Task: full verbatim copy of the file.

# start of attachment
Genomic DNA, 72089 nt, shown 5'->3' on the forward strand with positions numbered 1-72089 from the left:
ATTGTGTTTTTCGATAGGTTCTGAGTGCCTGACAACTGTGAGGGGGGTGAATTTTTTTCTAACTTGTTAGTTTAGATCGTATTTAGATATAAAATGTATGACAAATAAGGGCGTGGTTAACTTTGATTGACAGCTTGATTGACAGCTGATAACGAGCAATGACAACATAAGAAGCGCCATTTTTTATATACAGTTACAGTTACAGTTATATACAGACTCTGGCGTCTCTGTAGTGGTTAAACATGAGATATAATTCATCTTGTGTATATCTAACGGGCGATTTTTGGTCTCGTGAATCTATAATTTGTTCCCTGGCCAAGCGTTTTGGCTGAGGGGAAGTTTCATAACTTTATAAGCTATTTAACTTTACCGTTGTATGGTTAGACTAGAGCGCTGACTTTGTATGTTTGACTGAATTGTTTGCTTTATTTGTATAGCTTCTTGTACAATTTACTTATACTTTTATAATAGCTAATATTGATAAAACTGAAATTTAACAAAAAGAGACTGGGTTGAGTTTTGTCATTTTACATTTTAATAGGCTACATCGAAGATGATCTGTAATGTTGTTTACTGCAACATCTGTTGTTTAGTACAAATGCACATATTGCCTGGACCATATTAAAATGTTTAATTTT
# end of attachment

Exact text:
Genomic DNA, 72089 nt, shown 5'->3' on the forward strand with positions numbered 1-72089 from the left:
ATTGTGTTTTTCGATAGGTTCTGAGTGCCTGACAACTGTGAGGGGGGTGAATTTTTTTCTAACTTGTTAGTTTAGATCGTATTTAGATATAAAATGTATGACAAATAAGGGCGTGGTTAACTTTGATTGACAGCTTGATTGACAGCTGATAACGAGCAATGACAACATAAGAAGCGCCATTTTTTATATACAGTTACAGTTACAGTTATATACAGACTCTGGCGTCTCTGTAGTGGTTAAACATGAGATATAATTCATCTTGTGTATATCTAACGGGCGATTTTTGGTCTCGTGAATCTATAATTTGTTCCCTGGCCAAGCGTTTTGGCTGAGGGGAAGTTTCATAACTTTATAAGCTATTTAACTTTACCGTTGTATGGTTAGACTAGAGCGCTGACTTTGTATGTTTGACTGAATTGTTTGCTTTATTTGTATAGCTTCTTGTACAATTTACTTATACTTTTATAATAGCTAATATTGATAAAACTGAAATTTAACAAAAAGAGACTGGGTTGAGTTTTGTCATTTTACATTTTAATAGGCTACATCGAAGATGATCTGTAATGTTGTTTACTGCAACATCTGTTGTTTAGTACAAATGCACATATTGCCTGGACCATATTAAAATGTTTAATTTT